One of the main experiences of the German insurrection was the fact that at the decisive moment, upon which, as I have said, the long-term outcome of the revolution depended, and in all the Communist Parties, a social democratic regression was, to a greater or lesser extent, inevitable. In our revolution, thanks to the whole past of the party and to the exemplary role played by Lenin, this regression was kept to a minimum; and this despite the fact that at certain moments the success of the party in the struggle was put into danger. It seemed to me, and seems all the more so now, that these social democratic regressions are unavoidable at decisive moments in the European Communist Parties, which are younger and less tempered. This point of view should enable us to evaluate the work of the party, its experience, its offensive, its retreats in all stages of the preparation for the seizure ofon for the seizure of power. By basing ourselves on this experience the leading cadres of the party can be selected.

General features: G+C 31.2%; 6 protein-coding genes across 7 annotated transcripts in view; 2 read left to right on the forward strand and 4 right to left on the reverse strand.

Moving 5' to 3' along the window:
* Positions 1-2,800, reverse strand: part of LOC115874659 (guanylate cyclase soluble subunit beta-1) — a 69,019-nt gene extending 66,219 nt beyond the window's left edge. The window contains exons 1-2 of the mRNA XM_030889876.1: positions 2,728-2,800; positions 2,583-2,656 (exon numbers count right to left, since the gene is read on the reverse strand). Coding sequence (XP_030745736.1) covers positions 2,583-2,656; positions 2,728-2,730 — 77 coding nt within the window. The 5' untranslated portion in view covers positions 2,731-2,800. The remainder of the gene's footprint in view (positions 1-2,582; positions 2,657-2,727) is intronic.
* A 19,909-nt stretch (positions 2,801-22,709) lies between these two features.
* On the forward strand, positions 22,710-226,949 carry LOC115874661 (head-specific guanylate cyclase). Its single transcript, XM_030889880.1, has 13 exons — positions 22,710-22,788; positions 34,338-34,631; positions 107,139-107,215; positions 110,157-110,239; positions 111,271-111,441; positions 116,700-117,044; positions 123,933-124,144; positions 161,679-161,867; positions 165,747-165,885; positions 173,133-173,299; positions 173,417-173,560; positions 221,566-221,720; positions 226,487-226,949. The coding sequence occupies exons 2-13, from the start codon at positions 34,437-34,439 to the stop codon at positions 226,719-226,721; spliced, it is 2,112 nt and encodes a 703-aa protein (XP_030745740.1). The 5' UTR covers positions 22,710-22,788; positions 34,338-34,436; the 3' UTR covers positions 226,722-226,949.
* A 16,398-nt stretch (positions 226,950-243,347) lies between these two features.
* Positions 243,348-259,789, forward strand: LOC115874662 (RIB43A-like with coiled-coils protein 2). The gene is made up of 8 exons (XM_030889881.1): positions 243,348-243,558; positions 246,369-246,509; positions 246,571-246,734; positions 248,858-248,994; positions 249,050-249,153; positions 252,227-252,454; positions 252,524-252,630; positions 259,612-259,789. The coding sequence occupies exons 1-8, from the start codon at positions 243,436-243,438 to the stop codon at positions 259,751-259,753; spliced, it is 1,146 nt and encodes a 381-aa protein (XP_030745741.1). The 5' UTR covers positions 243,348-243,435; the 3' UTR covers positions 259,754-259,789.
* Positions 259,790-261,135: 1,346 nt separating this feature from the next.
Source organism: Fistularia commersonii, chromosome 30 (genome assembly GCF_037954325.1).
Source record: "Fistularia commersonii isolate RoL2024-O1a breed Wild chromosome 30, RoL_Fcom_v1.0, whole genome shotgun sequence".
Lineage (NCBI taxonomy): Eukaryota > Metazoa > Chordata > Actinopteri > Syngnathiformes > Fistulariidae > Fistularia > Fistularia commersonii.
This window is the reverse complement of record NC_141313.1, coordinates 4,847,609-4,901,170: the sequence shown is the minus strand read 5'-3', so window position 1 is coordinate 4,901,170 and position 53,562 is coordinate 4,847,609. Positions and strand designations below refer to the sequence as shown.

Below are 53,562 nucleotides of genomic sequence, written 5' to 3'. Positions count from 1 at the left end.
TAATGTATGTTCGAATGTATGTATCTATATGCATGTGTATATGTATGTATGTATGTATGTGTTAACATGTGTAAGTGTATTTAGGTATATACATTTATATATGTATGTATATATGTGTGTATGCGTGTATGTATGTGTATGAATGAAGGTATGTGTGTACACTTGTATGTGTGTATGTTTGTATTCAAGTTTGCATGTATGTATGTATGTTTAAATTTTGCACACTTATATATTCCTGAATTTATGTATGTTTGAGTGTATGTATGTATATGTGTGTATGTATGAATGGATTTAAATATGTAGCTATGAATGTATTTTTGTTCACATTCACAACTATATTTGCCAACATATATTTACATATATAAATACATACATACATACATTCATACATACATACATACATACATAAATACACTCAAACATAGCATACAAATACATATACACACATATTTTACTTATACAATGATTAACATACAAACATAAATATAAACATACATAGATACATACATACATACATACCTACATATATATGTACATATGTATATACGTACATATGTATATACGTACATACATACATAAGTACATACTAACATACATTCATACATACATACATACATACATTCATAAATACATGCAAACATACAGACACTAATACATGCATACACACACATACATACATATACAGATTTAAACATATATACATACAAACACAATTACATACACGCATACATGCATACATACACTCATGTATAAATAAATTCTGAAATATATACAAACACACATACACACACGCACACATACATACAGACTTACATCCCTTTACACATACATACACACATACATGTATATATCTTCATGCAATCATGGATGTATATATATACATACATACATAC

Perrone – Vercesi – was the main animator of the Italian Fraction of the Communist Left in the 1930s
Cf the proceedings of the CI and Programme Communiste’s collection of Bordiga’s speeches and statements. See also the IBRP’s Internationalist Communist Review no. 14, "Bordiga’s last fight in the Communist International, 1926"